As shown in FIG. 1, the clamped tube 30 occupies almost a complete circular path around the central axis of the housing and has an inlet portion 33 extending through an opening in the housing to an inlet port (not shown) and an outlet portion 34 extending outwardly through an opening in the housing to an outlet port (not shown) of the pump. In use, the inlet port of the pump is connected to a source of fluid and the outlet port is connected to a chamber or vessel to receive fluid from the pump.
The eccentricity of the cam track is such that the eccentric inwardly facing surface 18 of the first housing part forming the cam track 50 is closest to the central axis O of the pump housing at circumferential position just before the outlet portion 34 of the tube leaves the pump housing 1 indicated by position A in FIGS. 1 and 2, and in a diametrically opposite position D the inwardly facing surface 18 is farthest away from the central axis O.
The offset d of the cam track axis is such that in position A the inwardly facing surface 18 of the cam track 50 is closer to the central axis O of the pump housing than the wall of the bulbous part 32 of the tube 30, whereas in the diametrically opposite position D, the inwardly facing surface 18 of the cam track 50 is approximately level with the radially inwardly facing surface of the thicker intermediate portion 26 of the pump housing. The arrangement is such that the tube-engaging rollers 40 engage the tube 30 fully in a fluid-displacing sector extending over approximately one third of the circumference of the pump housing 1 on either side of position D between positions B and C, and the rollers 40 engage the cam track over the remainder of the circumference of the pump housing 1 on either side of position A. As shown in FIGS. 2 to 5, the rollers 40 are sufficiently wide to compress the tube 30 and to engage the cam track.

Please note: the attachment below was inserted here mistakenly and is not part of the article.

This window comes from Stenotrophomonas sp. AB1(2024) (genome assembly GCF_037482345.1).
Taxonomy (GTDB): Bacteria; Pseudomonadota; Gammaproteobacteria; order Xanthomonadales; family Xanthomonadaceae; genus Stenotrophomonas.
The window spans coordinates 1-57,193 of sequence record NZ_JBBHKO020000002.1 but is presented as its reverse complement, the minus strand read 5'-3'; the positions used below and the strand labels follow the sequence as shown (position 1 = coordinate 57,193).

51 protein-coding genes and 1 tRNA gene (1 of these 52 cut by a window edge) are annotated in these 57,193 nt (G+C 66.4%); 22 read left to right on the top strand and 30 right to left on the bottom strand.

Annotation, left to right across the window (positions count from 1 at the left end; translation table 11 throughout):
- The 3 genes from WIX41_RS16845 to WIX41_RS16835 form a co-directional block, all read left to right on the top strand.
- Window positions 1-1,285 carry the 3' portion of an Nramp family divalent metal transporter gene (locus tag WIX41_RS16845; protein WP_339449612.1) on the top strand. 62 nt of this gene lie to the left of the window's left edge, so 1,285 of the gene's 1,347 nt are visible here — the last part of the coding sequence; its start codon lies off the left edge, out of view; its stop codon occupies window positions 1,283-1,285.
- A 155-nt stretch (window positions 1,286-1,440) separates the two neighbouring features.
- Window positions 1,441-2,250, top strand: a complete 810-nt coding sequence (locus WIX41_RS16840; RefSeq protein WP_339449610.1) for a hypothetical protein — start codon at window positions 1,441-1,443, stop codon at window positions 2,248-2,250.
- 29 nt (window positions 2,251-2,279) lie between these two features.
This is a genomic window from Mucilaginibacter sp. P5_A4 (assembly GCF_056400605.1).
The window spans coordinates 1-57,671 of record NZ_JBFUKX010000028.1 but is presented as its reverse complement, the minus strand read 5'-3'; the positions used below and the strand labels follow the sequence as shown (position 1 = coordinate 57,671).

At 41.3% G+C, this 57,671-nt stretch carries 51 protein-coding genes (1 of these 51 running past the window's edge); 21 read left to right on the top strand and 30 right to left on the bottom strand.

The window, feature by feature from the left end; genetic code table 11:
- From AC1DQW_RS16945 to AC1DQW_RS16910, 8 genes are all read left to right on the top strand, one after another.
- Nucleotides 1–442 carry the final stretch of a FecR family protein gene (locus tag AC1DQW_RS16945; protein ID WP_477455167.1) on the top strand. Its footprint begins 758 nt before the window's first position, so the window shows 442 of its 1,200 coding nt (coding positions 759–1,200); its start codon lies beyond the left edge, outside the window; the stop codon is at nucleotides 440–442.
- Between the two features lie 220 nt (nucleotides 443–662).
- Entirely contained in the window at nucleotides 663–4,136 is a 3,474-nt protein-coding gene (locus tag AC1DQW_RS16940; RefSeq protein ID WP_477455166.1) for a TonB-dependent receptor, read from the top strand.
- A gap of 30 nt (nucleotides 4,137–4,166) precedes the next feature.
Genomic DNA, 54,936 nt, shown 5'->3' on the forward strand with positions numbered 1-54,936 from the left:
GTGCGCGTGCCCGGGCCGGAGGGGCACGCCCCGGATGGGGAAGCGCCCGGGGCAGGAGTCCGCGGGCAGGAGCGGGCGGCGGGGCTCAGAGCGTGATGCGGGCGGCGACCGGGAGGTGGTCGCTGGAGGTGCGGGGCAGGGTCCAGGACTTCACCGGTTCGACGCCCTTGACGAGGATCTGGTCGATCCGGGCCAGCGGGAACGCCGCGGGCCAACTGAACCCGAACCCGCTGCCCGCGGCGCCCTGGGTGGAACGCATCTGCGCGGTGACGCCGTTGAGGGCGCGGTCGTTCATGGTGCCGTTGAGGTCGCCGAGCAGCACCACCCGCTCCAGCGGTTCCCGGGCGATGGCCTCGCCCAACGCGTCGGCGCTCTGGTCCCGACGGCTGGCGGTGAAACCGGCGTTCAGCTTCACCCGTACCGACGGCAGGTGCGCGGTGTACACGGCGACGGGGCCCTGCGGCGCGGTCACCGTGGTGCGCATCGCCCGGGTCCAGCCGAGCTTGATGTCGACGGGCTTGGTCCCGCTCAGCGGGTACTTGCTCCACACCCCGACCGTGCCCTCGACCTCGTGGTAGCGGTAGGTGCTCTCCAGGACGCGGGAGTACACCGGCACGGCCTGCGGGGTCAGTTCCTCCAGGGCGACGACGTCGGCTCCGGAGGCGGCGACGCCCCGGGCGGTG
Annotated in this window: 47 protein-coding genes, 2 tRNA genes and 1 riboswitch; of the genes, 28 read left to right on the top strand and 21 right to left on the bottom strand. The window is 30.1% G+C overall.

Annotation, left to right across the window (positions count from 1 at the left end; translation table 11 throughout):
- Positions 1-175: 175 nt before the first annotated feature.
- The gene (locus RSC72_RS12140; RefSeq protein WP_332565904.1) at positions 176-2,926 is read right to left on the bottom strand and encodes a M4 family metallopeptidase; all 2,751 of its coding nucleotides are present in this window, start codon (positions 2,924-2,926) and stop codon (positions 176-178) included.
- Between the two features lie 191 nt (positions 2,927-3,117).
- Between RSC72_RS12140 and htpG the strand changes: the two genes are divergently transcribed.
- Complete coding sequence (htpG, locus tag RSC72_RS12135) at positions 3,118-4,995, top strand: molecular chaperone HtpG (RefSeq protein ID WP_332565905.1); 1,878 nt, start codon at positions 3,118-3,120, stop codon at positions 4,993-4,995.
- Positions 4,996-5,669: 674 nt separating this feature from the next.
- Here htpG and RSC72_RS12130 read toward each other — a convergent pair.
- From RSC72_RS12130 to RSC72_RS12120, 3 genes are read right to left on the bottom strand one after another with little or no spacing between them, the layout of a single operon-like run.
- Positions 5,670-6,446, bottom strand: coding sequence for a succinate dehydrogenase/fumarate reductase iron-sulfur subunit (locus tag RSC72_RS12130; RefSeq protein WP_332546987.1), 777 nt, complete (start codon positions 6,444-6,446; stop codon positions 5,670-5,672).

In operation, the rotary disc member 44 of the pump is rotatably driven by any convenient drive means, such as a low power D.C. electric motor or a stepping motor. As the disc member 44 rotates (in the clockwise direction as shown in FIG. 1) each roller 40 in turn moving on the cam track starts to engage the tube 30 at a circumferential position E soon after the position at which the inlet portion 33 of the tube enters the pump housing 1. The roller 40 then compresses or “crimps” the bulbous region 32 of the tube progressively in a first, tube-encountering sector E-B until position B when the tube 30 is fully compressed by the roller 49 which is no longer in engagement with the cam track 50 as shown in FIG. 4.
The roller 40 continues to camp the tube 30 fully as it moves in the second, fluid-displacing sector past position D until it comes into contact again with the cam track in position C as shown in FIG. 3. Crimping of the tube then ceases and the tube 30 is progressively allowed to regain its normal uncrimped cross-section as the roller 40 moves in a third tube-releasing sector. As shown in FIG. 2, the tube 30 has fully relaxed to 34 its normal uncrimped cross-section in position A just before the outlet portion 34 of the tube 30 leaves the housing 1.